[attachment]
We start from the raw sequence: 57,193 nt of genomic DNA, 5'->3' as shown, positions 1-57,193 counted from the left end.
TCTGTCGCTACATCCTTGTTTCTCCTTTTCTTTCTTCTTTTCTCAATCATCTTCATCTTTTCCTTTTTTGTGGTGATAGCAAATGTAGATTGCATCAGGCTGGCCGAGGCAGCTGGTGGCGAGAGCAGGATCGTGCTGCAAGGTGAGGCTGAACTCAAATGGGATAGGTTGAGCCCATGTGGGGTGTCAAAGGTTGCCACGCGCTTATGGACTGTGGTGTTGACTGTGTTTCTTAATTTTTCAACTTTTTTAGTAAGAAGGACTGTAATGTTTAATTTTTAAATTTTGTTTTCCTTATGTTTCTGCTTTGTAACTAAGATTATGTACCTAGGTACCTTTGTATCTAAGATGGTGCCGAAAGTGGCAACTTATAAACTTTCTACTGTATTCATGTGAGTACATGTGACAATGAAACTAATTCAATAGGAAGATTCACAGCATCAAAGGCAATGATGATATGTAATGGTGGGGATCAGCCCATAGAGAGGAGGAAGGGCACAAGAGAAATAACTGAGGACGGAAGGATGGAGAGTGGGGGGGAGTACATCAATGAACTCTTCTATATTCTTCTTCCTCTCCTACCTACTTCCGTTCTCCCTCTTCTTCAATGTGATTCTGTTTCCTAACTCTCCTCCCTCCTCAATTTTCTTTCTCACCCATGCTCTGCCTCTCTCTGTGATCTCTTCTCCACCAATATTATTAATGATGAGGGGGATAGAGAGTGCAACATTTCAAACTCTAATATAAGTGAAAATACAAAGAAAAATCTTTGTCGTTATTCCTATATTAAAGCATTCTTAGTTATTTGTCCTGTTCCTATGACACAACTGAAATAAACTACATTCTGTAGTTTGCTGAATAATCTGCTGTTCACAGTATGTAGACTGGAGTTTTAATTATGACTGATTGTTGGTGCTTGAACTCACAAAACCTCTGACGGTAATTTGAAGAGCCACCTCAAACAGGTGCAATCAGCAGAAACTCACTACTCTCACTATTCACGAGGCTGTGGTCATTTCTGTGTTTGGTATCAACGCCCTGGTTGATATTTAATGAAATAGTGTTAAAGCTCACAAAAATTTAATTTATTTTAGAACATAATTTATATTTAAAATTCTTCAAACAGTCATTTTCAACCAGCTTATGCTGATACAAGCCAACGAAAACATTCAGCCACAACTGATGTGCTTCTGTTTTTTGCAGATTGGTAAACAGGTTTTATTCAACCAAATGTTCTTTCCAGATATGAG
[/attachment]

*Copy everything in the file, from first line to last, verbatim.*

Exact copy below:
We start from the raw sequence: 57,193 nt of genomic DNA, 5'->3' as shown, positions 1-57,193 counted from the left end.
TCTGTCGCTACATCCTTGTTTCTCCTTTTCTTTCTTCTTTTCTCAATCATCTTCATCTTTTCCTTTTTTGTGGTGATAGCAAATGTAGATTGCATCAGGCTGGCCGAGGCAGCTGGTGGCGAGAGCAGGATCGTGCTGCAAGGTGAGGCTGAACTCAAATGGGATAGGTTGAGCCCATGTGGGGTGTCAAAGGTTGCCACGCGCTTATGGACTGTGGTGTTGACTGTGTTTCTTAATTTTTCAACTTTTTTAGTAAGAAGGACTGTAATGTTTAATTTTTAAATTTTGTTTTCCTTATGTTTCTGCTTTGTAACTAAGATTATGTACCTAGGTACCTTTGTATCTAAGATGGTGCCGAAAGTGGCAACTTATAAACTTTCTACTGTATTCATGTGAGTACATGTGACAATGAAACTAATTCAATAGGAAGATTCACAGCATCAAAGGCAATGATGATATGTAATGGTGGGGATCAGCCCATAGAGAGGAGGAAGGGCACAAGAGAAATAACTGAGGACGGAAGGATGGAGAGTGGGGGGGAGTACATCAATGAACTCTTCTATATTCTTCTTCCTCTCCTACCTACTTCCGTTCTCCCTCTTCTTCAATGTGATTCTGTTTCCTAACTCTCCTCCCTCCTCAATTTTCTTTCTCACCCATGCTCTGCCTCTCTCTGTGATCTCTTCTCCACCAATATTATTAATGATGAGGGGGATAGAGAGTGCAACATTTCAAACTCTAATATAAGTGAAAATACAAAGAAAAATCTTTGTCGTTATTCCTATATTAAAGCATTCTTAGTTATTTGTCCTGTTCCTATGACACAACTGAAATAAACTACATTCTGTAGTTTGCTGAATAATCTGCTGTTCACAGTATGTAGACTGGAGTTTTAATTATGACTGATTGTTGGTGCTTGAACTCACAAAACCTCTGACGGTAATTTGAAGAGCCACCTCAAACAGGTGCAATCAGCAGAAACTCACTACTCTCACTATTCACGAGGCTGTGGTCATTTCTGTGTTTGGTATCAACGCCCTGGTTGATATTTAATGAAATAGTGTTAAAGCTCACAAAAATTTAATTTATTTTAGAACATAATTTATATTTAAAATTCTTCAAACAGTCATTTTCAACCAGCTTATGCTGATACAAGCCAACGAAAACATTCAGCCACAACTGATGTGCTTCTGTTTTTTGCAGATTGGTAAACAGGTTTTATTCAACCAAATGTTCTTTCCAGATATGAG